The study, which focuses on United States Postal Service (USPS) workers, found warmer temperatures correlate to an increase in Equal Employment Opportunity incidents related to workplace discrimination and harassment.
The Equal Employment Opportunity Act makes it illegal for employers to discriminate on the basis of factors like race, sex, religion, age, disability, and national origin. Employers also cannot retaliate against employees for participating in protected activities, such as filing a report of alleged discrimination. Workers can file reports of discrimination to the Equal Employment Opportunity Commission.
Specifically, extreme heat seems to be the culprit. According to the paper, “extremely hot” days exceeding 90 degrees Fahrenheit have five percent more EEO reports than milder days when temperatures are between 60 and 70 degrees Fahrenheit. The study reports that this temperature-linked increase in discrimination and harassment is “widespread across the USPS.”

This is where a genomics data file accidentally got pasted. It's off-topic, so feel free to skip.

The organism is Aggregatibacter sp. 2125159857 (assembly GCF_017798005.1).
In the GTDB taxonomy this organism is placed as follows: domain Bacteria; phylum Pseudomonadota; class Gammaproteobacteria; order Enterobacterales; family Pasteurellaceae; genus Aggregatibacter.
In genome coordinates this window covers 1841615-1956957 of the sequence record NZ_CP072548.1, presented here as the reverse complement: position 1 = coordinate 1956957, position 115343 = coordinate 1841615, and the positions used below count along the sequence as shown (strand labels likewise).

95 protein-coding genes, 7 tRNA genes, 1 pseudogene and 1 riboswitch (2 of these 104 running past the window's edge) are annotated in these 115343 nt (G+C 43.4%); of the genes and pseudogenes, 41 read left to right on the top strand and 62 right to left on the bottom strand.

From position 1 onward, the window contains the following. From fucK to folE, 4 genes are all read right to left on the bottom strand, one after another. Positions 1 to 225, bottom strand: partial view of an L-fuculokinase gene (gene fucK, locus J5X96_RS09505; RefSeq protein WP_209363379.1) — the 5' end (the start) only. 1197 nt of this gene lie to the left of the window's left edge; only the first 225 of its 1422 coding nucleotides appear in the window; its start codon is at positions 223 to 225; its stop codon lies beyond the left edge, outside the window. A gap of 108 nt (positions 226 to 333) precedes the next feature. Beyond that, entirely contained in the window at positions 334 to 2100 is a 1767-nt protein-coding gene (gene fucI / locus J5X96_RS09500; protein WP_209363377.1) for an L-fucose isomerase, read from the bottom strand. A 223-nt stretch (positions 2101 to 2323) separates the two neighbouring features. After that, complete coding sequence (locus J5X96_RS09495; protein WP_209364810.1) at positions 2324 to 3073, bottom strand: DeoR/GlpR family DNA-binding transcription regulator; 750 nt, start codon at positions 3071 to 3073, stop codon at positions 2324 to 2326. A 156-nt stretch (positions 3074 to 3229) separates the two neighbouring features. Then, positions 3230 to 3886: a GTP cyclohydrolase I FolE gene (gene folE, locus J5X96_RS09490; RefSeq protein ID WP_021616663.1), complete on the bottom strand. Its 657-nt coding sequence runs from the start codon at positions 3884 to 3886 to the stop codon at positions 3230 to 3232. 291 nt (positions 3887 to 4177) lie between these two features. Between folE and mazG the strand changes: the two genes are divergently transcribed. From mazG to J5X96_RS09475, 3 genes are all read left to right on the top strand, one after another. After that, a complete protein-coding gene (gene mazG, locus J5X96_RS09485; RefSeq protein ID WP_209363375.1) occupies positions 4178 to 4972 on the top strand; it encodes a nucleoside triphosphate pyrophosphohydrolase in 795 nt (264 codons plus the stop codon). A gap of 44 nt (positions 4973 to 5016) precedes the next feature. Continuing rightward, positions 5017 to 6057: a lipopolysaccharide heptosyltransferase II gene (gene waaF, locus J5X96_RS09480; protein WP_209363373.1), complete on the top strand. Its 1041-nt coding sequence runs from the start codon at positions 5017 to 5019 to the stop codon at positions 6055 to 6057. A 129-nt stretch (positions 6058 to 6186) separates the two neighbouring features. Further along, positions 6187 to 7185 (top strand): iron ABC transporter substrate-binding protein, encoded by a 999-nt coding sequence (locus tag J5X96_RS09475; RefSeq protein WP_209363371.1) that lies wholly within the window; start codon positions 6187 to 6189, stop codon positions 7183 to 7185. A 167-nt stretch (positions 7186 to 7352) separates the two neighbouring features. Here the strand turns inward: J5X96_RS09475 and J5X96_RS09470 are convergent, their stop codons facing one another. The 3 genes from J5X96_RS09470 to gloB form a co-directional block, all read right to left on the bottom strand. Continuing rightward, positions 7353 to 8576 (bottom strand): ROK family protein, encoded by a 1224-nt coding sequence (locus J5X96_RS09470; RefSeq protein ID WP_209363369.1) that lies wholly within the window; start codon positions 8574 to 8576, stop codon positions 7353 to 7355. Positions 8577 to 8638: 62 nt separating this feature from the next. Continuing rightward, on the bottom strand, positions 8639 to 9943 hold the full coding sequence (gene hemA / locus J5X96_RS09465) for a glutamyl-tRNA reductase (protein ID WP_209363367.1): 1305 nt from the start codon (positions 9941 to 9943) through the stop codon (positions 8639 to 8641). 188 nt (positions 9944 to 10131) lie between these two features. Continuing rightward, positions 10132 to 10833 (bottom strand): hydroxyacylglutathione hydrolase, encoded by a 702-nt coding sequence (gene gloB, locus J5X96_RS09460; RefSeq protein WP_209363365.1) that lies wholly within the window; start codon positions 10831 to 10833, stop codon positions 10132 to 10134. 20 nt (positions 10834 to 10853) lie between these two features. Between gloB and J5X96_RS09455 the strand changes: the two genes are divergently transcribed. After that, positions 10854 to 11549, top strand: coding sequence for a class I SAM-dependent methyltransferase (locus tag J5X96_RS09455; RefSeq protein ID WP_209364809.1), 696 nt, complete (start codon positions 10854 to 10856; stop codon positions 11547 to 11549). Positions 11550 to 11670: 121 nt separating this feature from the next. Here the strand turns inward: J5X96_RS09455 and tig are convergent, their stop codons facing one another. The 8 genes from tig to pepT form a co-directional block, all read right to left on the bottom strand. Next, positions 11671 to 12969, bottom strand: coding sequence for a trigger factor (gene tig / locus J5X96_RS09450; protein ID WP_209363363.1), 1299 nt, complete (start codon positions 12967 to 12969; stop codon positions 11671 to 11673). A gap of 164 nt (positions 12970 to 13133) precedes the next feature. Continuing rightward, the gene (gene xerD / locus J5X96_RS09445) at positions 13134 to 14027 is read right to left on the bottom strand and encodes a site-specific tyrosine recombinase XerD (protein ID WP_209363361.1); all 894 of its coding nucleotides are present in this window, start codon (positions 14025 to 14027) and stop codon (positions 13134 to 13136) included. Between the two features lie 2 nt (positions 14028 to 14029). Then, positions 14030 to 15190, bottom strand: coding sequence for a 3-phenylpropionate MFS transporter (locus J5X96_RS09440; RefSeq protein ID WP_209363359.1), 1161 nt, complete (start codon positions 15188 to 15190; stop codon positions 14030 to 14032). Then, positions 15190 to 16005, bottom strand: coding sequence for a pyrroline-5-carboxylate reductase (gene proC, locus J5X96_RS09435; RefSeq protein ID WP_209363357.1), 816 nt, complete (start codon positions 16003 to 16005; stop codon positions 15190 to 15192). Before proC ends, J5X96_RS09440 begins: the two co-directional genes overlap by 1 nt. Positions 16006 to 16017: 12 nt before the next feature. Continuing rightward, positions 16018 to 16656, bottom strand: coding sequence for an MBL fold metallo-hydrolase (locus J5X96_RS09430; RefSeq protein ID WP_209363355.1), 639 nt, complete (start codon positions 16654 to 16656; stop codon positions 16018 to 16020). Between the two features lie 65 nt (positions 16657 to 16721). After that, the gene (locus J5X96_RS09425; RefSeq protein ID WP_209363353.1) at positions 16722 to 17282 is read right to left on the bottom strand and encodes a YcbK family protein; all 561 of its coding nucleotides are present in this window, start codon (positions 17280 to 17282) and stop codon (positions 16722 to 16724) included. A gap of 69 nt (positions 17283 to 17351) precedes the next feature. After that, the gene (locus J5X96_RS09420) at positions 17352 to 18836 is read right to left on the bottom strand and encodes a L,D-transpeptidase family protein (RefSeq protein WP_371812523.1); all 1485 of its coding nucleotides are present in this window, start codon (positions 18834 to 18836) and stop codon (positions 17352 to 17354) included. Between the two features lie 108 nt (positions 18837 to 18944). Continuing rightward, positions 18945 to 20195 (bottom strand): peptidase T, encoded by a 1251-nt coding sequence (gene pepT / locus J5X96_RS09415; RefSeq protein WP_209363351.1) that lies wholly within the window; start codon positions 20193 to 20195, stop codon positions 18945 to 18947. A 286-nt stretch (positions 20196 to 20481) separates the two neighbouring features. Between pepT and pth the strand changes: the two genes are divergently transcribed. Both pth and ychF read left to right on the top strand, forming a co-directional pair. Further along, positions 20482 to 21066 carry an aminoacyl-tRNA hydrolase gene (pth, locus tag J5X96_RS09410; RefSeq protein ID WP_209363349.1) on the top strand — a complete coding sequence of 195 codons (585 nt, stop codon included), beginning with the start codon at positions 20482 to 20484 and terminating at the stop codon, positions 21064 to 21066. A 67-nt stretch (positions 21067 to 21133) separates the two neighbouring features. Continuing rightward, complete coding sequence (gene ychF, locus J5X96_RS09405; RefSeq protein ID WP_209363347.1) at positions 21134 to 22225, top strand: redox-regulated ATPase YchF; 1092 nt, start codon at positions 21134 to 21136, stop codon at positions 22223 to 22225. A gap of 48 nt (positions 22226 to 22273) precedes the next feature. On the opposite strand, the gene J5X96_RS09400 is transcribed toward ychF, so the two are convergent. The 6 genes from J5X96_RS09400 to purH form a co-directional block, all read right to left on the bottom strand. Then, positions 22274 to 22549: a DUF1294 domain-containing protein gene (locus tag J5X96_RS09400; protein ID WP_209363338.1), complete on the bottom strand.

“Days with pleasant weather between 50°F to 60°F and 70°F to 80°F degrees do not experience the same increase in incidents,” the paper concludes.
Increased harassment and discrimination were linked to extreme heat regardless of the type of discrimination — i.e., on the basis of sex, race, disability, retaliation, and age.